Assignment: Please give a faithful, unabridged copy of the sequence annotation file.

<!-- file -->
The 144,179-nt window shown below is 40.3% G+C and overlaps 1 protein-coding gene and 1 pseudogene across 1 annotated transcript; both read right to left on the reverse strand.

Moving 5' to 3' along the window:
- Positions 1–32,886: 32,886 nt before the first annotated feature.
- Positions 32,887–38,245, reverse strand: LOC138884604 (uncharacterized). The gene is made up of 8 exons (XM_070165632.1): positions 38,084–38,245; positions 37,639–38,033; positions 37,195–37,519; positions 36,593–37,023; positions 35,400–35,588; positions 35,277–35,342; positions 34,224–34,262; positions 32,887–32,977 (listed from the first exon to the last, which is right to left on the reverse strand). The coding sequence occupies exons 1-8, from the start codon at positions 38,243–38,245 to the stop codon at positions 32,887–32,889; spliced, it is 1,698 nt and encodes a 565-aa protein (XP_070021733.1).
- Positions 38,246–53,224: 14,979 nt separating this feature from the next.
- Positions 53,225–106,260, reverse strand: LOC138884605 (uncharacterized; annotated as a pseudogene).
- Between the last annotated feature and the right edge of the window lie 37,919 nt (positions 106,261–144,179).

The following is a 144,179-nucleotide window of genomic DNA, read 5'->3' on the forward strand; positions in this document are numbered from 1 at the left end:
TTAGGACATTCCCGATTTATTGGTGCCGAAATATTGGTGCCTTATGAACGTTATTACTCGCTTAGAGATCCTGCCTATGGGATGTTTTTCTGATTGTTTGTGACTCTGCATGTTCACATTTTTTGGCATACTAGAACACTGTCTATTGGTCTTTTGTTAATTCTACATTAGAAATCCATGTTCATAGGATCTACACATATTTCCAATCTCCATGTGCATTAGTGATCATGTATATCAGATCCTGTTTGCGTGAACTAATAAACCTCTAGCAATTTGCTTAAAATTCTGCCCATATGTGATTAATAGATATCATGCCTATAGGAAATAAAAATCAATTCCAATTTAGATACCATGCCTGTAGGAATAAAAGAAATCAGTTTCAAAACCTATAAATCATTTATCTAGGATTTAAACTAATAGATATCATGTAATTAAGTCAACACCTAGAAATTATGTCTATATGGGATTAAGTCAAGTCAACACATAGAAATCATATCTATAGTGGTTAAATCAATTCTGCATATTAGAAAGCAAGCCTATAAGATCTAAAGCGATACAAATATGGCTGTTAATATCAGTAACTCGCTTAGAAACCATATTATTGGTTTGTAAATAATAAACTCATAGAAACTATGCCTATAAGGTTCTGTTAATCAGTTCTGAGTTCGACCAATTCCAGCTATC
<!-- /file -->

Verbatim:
The 144,179-nt window shown below is 40.3% G+C and overlaps 1 protein-coding gene and 1 pseudogene across 1 annotated transcript; both read right to left on the reverse strand.

Moving 5' to 3' along the window:
- Positions 1–32,886: 32,886 nt before the first annotated feature.
- Positions 32,887–38,245, reverse strand: LOC138884604 (uncharacterized). The gene is made up of 8 exons (XM_070165632.1): positions 38,084–38,245; positions 37,639–38,033; positions 37,195–37,519; positions 36,593–37,023; positions 35,400–35,588; positions 35,277–35,342; positions 34,224–34,262; positions 32,887–32,977 (listed from the first exon to the last, which is right to left on the reverse strand). The coding sequence occupies exons 1-8, from the start codon at positions 38,243–38,245 to the stop codon at positions 32,887–32,889; spliced, it is 1,698 nt and encodes a 565-aa protein (XP_070021733.1).
- Positions 38,246–53,224: 14,979 nt separating this feature from the next.
- Positions 53,225–106,260, reverse strand: LOC138884605 (uncharacterized; annotated as a pseudogene).
- Between the last annotated feature and the right edge of the window lie 37,919 nt (positions 106,261–144,179).

The following is a 144,179-nucleotide window of genomic DNA, read 5'->3' on the forward strand; positions in this document are numbered from 1 at the left end:
TTAGGACATTCCCGATTTATTGGTGCCGAAATATTGGTGCCTTATGAACGTTATTACTCGCTTAGAGATCCTGCCTATGGGATGTTTTTCTGATTGTTTGTGACTCTGCATGTTCACATTTTTTGGCATACTAGAACACTGTCTATTGGTCTTTTGTTAATTCTACATTAGAAATCCATGTTCATAGGATCTACACATATTTCCAATCTCCATGTGCATTAGTGATCATGTATATCAGATCCTGTTTGCGTGAACTAATAAACCTCTAGCAATTTGCTTAAAATTCTGCCCATATGTGATTAATAGATATCATGCCTATAGGAAATAAAAATCAATTCCAATTTAGATACCATGCCTGTAGGAATAAAAGAAATCAGTTTCAAAACCTATAAATCATTTATCTAGGATTTAAACTAATAGATATCATGTAATTAAGTCAACACCTAGAAATTATGTCTATATGGGATTAAGTCAAGTCAACACATAGAAATCATATCTATAGTGGTTAAATCAATTCTGCATATTAGAAAGCAAGCCTATAAGATCTAAAGCGATACAAATATGGCTGTTAATATCAGTAACTCGCTTAGAAACCATATTATTGGTTTGTAAATAATAAACTCATAGAAACTATGCCTATAAGGTTCTGTTAATCAGTTCTGAGTTCGACCAATTCCAGCTATC